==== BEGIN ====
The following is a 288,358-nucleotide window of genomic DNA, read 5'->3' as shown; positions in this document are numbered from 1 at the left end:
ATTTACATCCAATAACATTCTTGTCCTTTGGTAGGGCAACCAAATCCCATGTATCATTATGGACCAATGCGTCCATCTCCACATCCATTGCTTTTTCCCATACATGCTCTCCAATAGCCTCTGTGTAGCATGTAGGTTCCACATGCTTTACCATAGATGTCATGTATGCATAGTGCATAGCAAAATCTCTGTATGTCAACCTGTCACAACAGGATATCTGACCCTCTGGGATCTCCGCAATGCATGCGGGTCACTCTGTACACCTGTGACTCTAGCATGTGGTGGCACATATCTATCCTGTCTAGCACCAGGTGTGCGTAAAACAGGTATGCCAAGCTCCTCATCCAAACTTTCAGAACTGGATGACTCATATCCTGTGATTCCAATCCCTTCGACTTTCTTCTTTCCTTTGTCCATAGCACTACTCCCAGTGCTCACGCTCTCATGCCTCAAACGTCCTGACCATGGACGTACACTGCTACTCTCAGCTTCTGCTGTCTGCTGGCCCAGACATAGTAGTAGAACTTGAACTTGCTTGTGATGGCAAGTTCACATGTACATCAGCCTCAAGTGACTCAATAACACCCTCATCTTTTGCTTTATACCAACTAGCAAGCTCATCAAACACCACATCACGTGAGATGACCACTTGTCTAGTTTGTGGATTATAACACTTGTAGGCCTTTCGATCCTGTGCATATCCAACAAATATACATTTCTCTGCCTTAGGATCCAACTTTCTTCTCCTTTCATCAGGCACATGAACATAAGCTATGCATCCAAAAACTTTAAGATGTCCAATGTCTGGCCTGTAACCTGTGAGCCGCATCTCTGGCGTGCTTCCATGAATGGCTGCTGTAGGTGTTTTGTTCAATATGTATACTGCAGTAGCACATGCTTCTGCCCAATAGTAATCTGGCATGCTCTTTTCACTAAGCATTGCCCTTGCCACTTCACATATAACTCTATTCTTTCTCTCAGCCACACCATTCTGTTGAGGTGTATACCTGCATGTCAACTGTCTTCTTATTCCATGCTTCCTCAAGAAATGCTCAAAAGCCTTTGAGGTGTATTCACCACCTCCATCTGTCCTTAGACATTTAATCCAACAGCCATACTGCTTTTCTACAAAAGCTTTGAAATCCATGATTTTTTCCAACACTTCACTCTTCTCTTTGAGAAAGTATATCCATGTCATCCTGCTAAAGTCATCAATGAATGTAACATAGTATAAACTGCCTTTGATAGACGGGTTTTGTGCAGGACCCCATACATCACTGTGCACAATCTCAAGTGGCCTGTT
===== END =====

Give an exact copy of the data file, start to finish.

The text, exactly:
The following is a 288,358-nucleotide window of genomic DNA, read 5'->3' as shown; positions in this document are numbered from 1 at the left end:
ATTTACATCCAATAACATTCTTGTCCTTTGGTAGGGCAACCAAATCCCATGTATCATTATGGACCAATGCGTCCATCTCCACATCCATTGCTTTTTCCCATACATGCTCTCCAATAGCCTCTGTGTAGCATGTAGGTTCCACATGCTTTACCATAGATGTCATGTATGCATAGTGCATAGCAAAATCTCTGTATGTCAACCTGTCACAACAGGATATCTGACCCTCTGGGATCTCCGCAATGCATGCGGGTCACTCTGTACACCTGTGACTCTAGCATGTGGTGGCACATATCTATCCTGTCTAGCACCAGGTGTGCGTAAAACAGGTATGCCAAGCTCCTCATCCAAACTTTCAGAACTGGATGACTCATATCCTGTGATTCCAATCCCTTCGACTTTCTTCTTTCCTTTGTCCATAGCACTACTCCCAGTGCTCACGCTCTCATGCCTCAAACGTCCTGACCATGGACGTACACTGCTACTCTCAGCTTCTGCTGTCTGCTGGCCCAGACATAGTAGTAGAACTTGAACTTGCTTGTGATGGCAAGTTCACATGTACATCAGCCTCAAGTGACTCAATAACACCCTCATCTTTTGCTTTATACCAACTAGCAAGCTCATCAAACACCACATCACGTGAGATGACCACTTGTCTAGTTTGTGGATTATAACACTTGTAGGCCTTTCGATCCTGTGCATATCCAACAAATATACATTTCTCTGCCTTAGGATCCAACTTTCTTCTCCTTTCATCAGGCACATGAACATAAGCTATGCATCCAAAAACTTTAAGATGTCCAATGTCTGGCCTGTAACCTGTGAGCCGCATCTCTGGCGTGCTTCCATGAATGGCTGCTGTAGGTGTTTTGTTCAATATGTATACTGCAGTAGCACATGCTTCTGCCCAATAGTAATCTGGCATGCTCTTTTCACTAAGCATTGCCCTTGCCACTTCACATATAACTCTATTCTTTCTCTCAGCCACACCATTCTGTTGAGGTGTATACCTGCATGTCAACTGTCTTCTTATTCCATGCTTCCTCAAGAAATGCTCAAAAGCCTTTGAGGTGTATTCACCACCTCCATCTGTCCTTAGACATTTAATCCAACAGCCATACTGCTTTTCTACAAAAGCTTTGAAATCCATGATTTTTTCCAACACTTCACTCTTCTCTTTGAGAAAGTATATCCATGTCATCCTGCTAAAGTCATCAATGAATGTAACATAGTATAAACTGCCTTTGATAGACGGGTTTTGTGCAGGACCCCATACATCACTGTGCACAATCTCAAGTGGCCTGTT